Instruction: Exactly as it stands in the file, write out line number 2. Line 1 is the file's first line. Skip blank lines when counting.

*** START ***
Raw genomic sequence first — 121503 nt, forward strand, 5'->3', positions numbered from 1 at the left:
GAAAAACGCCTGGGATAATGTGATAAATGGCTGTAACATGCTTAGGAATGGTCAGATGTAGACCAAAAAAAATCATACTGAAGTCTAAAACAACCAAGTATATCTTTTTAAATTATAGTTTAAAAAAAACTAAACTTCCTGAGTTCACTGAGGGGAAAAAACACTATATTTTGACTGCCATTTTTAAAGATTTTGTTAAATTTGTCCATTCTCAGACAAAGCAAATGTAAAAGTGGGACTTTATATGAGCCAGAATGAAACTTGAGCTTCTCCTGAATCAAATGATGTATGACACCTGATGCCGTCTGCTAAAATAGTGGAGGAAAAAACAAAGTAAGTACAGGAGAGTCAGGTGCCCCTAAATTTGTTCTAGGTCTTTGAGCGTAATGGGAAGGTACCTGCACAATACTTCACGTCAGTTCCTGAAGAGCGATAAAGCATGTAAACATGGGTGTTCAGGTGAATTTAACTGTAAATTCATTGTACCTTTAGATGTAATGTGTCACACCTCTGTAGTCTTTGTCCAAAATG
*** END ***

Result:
GAAAAACGCCTGGGATAATGTGATAAATGGCTGTAACATGCTTAGGAATGGTCAGATGTAGACCAAAAAAAATCATACTGAAGTCTAAAACAACCAAGTATATCTTTTTAAATTATAGTTTAAAAAAAACTAAACTTCCTGAGTTCACTGAGGGGAAAAAACACTATATTTTGACTGCCATTTTTAAAGATTTTGTTAAATTTGTCCATTCTCAGACAAAGCAAATGTAAAAGTGGGACTTTATATGAGCCAGAATGAAACTTGAGCTTCTCCTGAATCAAATGATGTATGACACCTGATGCCGTCTGCTAAAATAGTGGAGGAAAAAACAAAGTAAGTACAGGAGAGTCAGGTGCCCCTAAATTTGTTCTAGGTCTTTGAGCGTAATGGGAAGGTACCTGCACAATACTTCACGTCAGTTCCTGAAGAGCGATAAAGCATGTAAACATGGGTGTTCAGGTGAATTTAACTGTAAATTCATTGTACCTTTAGATGTAATGTGTCACACCTCTGTAGTCTTTGTCCAAAATG